The bank’s restructuring programme would cut one in three German jobs, and increase profitability through complete digitalisation
Commerzbank has announced its plans to cut 10,000 jobs and close around 340 branches in Germany by 2024, as part of its restructuring programme.
The bank said that its transformation is aimed at combining the benefits of a fully digitalised bank with personal advice, consistent customer focus, and sustainability.
Also, it intends to significantly reduce the costs and substantially increased the profitability by 2024, to further strengthen its position as the Bank for the German Mittelstand.
Commerzbank board of managing directors chairman Manfred Knof said: “We want to focus on Commerzbank’s strengths and secure its strong performance for the long term.
“To achieve this, we will thoroughly reduce complexity and cut costs. Our goals are very ambitious, but we will do everything necessary to achieve them. Thereby, the Bank will create value for customers, employees, shareholders, and society as a whole.”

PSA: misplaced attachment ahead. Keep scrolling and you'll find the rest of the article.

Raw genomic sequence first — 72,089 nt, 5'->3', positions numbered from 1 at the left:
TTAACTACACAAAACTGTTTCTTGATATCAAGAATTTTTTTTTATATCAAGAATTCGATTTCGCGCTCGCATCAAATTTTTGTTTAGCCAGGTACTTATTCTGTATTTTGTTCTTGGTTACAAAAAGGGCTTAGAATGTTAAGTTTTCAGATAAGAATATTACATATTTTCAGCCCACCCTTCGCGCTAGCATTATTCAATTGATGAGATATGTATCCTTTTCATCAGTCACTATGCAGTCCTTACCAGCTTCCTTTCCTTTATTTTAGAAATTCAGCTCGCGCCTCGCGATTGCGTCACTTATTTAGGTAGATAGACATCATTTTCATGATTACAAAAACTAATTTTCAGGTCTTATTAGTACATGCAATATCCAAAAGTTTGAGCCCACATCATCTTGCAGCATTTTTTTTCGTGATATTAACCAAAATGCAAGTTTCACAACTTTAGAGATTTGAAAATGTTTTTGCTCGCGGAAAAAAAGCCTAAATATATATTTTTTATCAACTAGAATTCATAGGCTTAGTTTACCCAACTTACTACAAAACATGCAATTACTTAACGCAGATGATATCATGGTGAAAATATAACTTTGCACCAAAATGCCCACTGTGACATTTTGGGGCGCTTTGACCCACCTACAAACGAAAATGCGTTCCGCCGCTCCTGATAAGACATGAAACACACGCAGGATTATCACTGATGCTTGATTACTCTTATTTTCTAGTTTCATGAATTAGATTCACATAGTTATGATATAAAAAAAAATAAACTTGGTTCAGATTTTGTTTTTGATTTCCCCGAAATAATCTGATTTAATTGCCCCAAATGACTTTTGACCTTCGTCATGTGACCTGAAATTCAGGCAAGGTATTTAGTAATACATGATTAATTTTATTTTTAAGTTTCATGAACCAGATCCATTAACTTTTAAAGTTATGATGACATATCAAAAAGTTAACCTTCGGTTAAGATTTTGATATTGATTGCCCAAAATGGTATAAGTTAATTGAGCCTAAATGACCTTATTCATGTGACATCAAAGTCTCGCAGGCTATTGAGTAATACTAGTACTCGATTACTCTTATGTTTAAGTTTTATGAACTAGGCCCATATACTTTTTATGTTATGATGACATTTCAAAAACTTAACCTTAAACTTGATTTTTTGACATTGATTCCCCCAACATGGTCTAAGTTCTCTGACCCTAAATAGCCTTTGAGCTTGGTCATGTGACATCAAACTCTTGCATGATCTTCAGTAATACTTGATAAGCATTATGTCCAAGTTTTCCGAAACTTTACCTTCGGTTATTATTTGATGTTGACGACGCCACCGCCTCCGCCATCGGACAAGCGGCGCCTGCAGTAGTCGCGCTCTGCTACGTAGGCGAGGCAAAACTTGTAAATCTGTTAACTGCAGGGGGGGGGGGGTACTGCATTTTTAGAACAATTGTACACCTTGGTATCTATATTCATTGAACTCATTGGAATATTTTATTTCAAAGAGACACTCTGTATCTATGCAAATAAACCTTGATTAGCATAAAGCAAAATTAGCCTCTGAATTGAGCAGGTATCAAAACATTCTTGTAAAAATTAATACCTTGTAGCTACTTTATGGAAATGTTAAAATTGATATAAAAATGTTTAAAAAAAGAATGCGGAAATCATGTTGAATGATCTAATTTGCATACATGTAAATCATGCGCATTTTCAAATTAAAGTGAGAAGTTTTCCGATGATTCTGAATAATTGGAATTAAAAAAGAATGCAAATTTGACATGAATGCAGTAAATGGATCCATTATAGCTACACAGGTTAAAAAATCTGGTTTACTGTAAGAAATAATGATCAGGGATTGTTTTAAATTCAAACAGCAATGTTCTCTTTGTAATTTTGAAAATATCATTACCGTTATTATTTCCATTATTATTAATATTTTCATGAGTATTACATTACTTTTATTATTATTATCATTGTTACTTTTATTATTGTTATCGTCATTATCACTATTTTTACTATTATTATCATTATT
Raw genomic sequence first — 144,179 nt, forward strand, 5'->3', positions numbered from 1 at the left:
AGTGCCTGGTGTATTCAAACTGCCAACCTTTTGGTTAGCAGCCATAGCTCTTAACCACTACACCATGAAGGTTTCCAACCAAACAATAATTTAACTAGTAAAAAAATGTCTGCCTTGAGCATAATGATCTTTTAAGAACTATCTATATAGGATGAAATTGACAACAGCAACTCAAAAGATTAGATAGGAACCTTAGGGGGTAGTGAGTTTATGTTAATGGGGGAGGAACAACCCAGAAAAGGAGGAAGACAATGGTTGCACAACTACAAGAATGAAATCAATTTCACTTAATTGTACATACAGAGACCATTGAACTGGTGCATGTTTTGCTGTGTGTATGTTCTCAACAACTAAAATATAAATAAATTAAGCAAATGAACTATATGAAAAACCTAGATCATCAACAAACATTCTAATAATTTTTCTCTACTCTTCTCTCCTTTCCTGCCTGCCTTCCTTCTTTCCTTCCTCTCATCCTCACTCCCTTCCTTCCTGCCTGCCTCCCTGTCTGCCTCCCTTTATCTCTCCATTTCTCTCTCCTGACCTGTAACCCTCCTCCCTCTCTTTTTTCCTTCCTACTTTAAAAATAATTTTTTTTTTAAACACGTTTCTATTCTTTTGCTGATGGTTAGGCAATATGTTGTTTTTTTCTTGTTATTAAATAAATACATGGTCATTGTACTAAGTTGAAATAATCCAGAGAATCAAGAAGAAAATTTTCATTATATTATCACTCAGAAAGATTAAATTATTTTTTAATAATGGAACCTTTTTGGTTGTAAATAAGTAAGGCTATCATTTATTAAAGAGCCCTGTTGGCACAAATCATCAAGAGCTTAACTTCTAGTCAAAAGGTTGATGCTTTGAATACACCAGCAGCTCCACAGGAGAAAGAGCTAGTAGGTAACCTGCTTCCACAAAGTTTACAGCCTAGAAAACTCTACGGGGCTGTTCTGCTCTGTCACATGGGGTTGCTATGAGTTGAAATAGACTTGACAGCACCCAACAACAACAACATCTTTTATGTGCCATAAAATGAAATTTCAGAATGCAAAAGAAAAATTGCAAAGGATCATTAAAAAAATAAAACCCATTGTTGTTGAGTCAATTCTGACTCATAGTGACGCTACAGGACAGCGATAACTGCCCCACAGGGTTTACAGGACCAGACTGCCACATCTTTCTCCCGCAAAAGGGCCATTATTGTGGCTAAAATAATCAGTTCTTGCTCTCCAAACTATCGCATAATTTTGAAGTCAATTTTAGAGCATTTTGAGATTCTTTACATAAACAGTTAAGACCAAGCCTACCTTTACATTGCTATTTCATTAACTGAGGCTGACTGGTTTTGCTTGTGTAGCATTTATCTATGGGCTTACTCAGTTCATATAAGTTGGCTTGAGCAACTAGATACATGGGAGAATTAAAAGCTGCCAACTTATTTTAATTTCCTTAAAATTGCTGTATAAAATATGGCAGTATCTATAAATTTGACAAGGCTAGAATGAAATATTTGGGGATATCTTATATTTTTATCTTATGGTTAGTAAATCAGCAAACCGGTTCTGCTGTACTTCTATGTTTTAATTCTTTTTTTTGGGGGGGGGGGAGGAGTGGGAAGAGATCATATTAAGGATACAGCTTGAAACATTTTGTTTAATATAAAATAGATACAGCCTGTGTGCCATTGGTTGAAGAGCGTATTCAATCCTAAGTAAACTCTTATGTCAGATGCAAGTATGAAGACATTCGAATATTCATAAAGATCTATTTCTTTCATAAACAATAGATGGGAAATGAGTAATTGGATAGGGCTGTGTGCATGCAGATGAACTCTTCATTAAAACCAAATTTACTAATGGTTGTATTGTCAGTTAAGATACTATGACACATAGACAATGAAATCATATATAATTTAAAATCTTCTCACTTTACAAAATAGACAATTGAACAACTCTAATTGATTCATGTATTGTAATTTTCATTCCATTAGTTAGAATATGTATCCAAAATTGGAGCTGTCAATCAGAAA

Commerzbank said that its decision to reduce around 10,000 full-time jobs as part of the restructuring programme would affect every third job in Germany.
The bank intends to work with employee representatives to agree on fair and socially responsible solutions for the reduction in workforce.
It is working towards a rapid agreement on the planned reduction in the workforce with the ‘Works Council’, to implement the transformation soon.
Commerzbank is also planning to reduce the branch network and expand its digital offerings for customers, as part of its extensive digitalisation programme.
The bank will reduce the number of branches from the current 790 to 450 locations, closing 340 branches across Germany.
Along with job cuts and branch closures, the bank intends to simplify, digitalise and automate its business processes, with a total of €1.7bn investment in its IT, over the next four years.
With the restructuring plan, Commerzbank targets a return on equity (RoTE) of 6.5% to 7% for fiscal 2024, and cost-reductions of €1.4bn or nearly 20% compared to 2020.
The bank estimates the restructuring expenses a total of €1.8bn, which will be fully financed with existing funds. It has already allocated €800m to partly cover the restructuring expenses in fiscal 2020, and further €100m in provisions from 2019.